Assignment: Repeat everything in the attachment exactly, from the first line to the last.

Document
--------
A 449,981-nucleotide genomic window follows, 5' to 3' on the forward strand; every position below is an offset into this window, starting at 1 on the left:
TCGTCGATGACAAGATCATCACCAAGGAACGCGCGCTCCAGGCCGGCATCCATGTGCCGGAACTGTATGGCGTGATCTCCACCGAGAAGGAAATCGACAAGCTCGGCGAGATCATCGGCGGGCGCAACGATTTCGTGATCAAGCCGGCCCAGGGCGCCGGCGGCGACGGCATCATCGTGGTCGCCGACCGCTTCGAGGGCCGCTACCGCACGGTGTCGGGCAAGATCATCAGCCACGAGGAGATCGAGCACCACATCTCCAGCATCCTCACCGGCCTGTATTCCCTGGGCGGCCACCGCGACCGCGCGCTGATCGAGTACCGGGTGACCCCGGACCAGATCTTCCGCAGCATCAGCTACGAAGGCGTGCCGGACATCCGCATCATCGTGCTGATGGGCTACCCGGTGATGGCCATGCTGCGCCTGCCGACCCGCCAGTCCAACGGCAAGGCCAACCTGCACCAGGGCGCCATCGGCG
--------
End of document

A 449,981-nucleotide genomic window follows, 5' to 3' on the forward strand; every position below is an offset into this window, starting at 1 on the left:
TCGTCGATGACAAGATCATCACCAAGGAACGCGCGCTCCAGGCCGGCATCCATGTGCCGGAACTGTATGGCGTGATCTCCACCGAGAAGGAAATCGACAAGCTCGGCGAGATCATCGGCGGGCGCAACGATTTCGTGATCAAGCCGGCCCAGGGCGCCGGCGGCGACGGCATCATCGTGGTCGCCGACCGCTTCGAGGGCCGCTACCGCACGGTGTCGGGCAAGATCATCAGCCACGAGGAGATCGAGCACCACATCTCCAGCATCCTCACCGGCCTGTATTCCCTGGGCGGCCACCGCGACCGCGCGCTGATCGAGTACCGGGTGACCCCGGACCAGATCTTCCGCAGCATCAGCTACGAAGGCGTGCCGGACATCCGCATCATCGTGCTGATGGGCTACCCGGTGATGGCCATGCTGCGCCTGCCGACCCGCCAGTCCAACGGCAAGGCCAACCTGCACCAGGGCGCCATCGGCG